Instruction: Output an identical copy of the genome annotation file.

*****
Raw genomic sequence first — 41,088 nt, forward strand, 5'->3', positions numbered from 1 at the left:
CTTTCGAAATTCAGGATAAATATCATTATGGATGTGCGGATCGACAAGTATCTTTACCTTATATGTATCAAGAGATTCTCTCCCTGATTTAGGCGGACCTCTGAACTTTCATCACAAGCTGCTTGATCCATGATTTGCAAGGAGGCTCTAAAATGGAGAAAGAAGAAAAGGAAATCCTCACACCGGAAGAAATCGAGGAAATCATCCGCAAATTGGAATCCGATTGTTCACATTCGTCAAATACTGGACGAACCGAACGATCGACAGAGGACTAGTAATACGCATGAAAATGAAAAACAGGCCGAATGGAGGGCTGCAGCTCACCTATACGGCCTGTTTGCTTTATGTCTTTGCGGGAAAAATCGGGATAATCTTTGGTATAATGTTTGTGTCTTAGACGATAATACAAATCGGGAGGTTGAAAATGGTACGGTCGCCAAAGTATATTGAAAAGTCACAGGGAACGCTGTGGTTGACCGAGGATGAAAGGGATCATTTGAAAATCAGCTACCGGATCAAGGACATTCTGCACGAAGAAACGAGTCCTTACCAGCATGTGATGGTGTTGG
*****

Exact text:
Raw genomic sequence first — 41,088 nt, forward strand, 5'->3', positions numbered from 1 at the left:
CTTTCGAAATTCAGGATAAATATCATTATGGATGTGCGGATCGACAAGTATCTTTACCTTATATGTATCAAGAGATTCTCTCCCTGATTTAGGCGGACCTCTGAACTTTCATCACAAGCTGCTTGATCCATGATTTGCAAGGAGGCTCTAAAATGGAGAAAGAAGAAAAGGAAATCCTCACACCGGAAGAAATCGAGGAAATCATCCGCAAATTGGAATCCGATTGTTCACATTCGTCAAATACTGGACGAACCGAACGATCGACAGAGGACTAGTAATACGCATGAAAATGAAAAACAGGCCGAATGGAGGGCTGCAGCTCACCTATACGGCCTGTTTGCTTTATGTCTTTGCGGGAAAAATCGGGATAATCTTTGGTATAATGTTTGTGTCTTAGACGATAATACAAATCGGGAGGTTGAAAATGGTACGGTCGCCAAAGTATATTGAAAAGTCACAGGGAACGCTGTGGTTGACCGAGGATGAAAGGGATCATTTGAAAATCAGCTACCGGATCAAGGACATTCTGCACGAAGAAACGAGTCCTTACCAGCATGTGATGGTGTTGG